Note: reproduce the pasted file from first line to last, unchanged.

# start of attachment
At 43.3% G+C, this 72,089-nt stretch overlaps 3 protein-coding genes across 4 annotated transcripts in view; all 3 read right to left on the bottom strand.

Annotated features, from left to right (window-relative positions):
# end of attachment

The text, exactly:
At 43.3% G+C, this 72,089-nt stretch overlaps 3 protein-coding genes across 4 annotated transcripts in view; all 3 read right to left on the bottom strand.

Annotated features, from left to right (window-relative positions):